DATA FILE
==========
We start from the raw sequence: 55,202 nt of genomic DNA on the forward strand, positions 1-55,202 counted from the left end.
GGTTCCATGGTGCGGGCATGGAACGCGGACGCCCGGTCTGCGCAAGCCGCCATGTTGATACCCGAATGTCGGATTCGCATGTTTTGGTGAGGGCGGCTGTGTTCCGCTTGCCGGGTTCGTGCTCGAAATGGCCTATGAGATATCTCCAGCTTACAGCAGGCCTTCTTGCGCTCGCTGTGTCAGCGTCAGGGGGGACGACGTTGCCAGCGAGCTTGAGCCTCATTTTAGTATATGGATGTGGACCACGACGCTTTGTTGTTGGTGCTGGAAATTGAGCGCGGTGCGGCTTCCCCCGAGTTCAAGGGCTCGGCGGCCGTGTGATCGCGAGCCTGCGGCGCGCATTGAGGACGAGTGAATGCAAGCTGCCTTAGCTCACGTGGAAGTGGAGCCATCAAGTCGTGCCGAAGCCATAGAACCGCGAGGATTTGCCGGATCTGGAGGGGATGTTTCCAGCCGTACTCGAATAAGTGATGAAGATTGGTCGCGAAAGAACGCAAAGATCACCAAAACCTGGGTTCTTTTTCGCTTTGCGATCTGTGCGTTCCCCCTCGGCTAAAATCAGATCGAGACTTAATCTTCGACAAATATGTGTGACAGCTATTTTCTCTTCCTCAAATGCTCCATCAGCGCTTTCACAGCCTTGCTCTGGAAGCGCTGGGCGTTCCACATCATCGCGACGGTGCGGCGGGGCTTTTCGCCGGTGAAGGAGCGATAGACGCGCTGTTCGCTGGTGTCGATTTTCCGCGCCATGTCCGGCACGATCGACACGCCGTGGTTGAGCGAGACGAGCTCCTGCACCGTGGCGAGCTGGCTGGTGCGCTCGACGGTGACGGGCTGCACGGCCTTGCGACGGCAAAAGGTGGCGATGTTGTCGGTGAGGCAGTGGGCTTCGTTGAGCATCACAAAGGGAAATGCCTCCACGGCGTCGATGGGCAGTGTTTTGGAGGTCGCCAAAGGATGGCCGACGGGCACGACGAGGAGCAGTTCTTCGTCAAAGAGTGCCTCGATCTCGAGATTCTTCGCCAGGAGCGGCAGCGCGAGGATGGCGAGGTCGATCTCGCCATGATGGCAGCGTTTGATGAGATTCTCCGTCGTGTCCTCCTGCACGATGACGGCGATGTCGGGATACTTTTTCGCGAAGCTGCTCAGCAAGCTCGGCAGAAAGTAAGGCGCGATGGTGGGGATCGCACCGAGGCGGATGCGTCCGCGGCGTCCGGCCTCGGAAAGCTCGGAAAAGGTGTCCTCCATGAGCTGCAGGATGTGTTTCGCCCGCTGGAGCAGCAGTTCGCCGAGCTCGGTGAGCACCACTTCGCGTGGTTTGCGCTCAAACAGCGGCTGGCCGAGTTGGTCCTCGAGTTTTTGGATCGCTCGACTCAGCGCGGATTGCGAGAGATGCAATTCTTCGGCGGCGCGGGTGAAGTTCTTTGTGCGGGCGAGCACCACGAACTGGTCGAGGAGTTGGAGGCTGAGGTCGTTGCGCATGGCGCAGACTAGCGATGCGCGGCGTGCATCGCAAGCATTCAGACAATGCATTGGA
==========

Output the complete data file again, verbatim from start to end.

We start from the raw sequence: 55,202 nt of genomic DNA on the forward strand, positions 1-55,202 counted from the left end.
GGTTCCATGGTGCGGGCATGGAACGCGGACGCCCGGTCTGCGCAAGCCGCCATGTTGATACCCGAATGTCGGATTCGCATGTTTTGGTGAGGGCGGCTGTGTTCCGCTTGCCGGGTTCGTGCTCGAAATGGCCTATGAGATATCTCCAGCTTACAGCAGGCCTTCTTGCGCTCGCTGTGTCAGCGTCAGGGGGGACGACGTTGCCAGCGAGCTTGAGCCTCATTTTAGTATATGGATGTGGACCACGACGCTTTGTTGTTGGTGCTGGAAATTGAGCGCGGTGCGGCTTCCCCCGAGTTCAAGGGCTCGGCGGCCGTGTGATCGCGAGCCTGCGGCGCGCATTGAGGACGAGTGAATGCAAGCTGCCTTAGCTCACGTGGAAGTGGAGCCATCAAGTCGTGCCGAAGCCATAGAACCGCGAGGATTTGCCGGATCTGGAGGGGATGTTTCCAGCCGTACTCGAATAAGTGATGAAGATTGGTCGCGAAAGAACGCAAAGATCACCAAAACCTGGGTTCTTTTTCGCTTTGCGATCTGTGCGTTCCCCCTCGGCTAAAATCAGATCGAGACTTAATCTTCGACAAATATGTGTGACAGCTATTTTCTCTTCCTCAAATGCTCCATCAGCGCTTTCACAGCCTTGCTCTGGAAGCGCTGGGCGTTCCACATCATCGCGACGGTGCGGCGGGGCTTTTCGCCGGTGAAGGAGCGATAGACGCGCTGTTCGCTGGTGTCGATTTTCCGCGCCATGTCCGGCACGATCGACACGCCGTGGTTGAGCGAGACGAGCTCCTGCACCGTGGCGAGCTGGCTGGTGCGCTCGACGGTGACGGGCTGCACGGCCTTGCGACGGCAAAAGGTGGCGATGTTGTCGGTGAGGCAGTGGGCTTCGTTGAGCATCACAAAGGGAAATGCCTCCACGGCGTCGATGGGCAGTGTTTTGGAGGTCGCCAAAGGATGGCCGACGGGCACGACGAGGAGCAGTTCTTCGTCAAAGAGTGCCTCGATCTCGAGATTCTTCGCCAGGAGCGGCAGCGCGAGGATGGCGAGGTCGATCTCGCCATGATGGCAGCGTTTGATGAGATTCTCCGTCGTGTCCTCCTGCACGATGACGGCGATGTCGGGATACTTTTTCGCGAAGCTGCTCAGCAAGCTCGGCAGAAAGTAAGGCGCGATGGTGGGGATCGCACCGAGGCGGATGCGTCCGCGGCGTCCGGCCTCGGAAAGCTCGGAAAAGGTGTCCTCCATGAGCTGCAGGATGTGTTTCGCCCGCTGGAGCAGCAGTTCGCCGAGCTCGGTGAGCACCACTTCGCGTGGTTTGCGCTCAAACAGCGGCTGGCCGAGTTGGTCCTCGAGTTTTTGGATCGCTCGACTCAGCGCGGATTGCGAGAGATGCAATTCTTCGGCGGCGCGGGTGAAGTTCTTTGTGCGGGCGAGCACCACGAACTGGTCGAGGAGTTGGAGGCTGAGGTCGTTGCGCATGGCGCAGACTAGCGATGCGCGGCGTGCATCGCAAGCATTCAGACAATGCATTGGA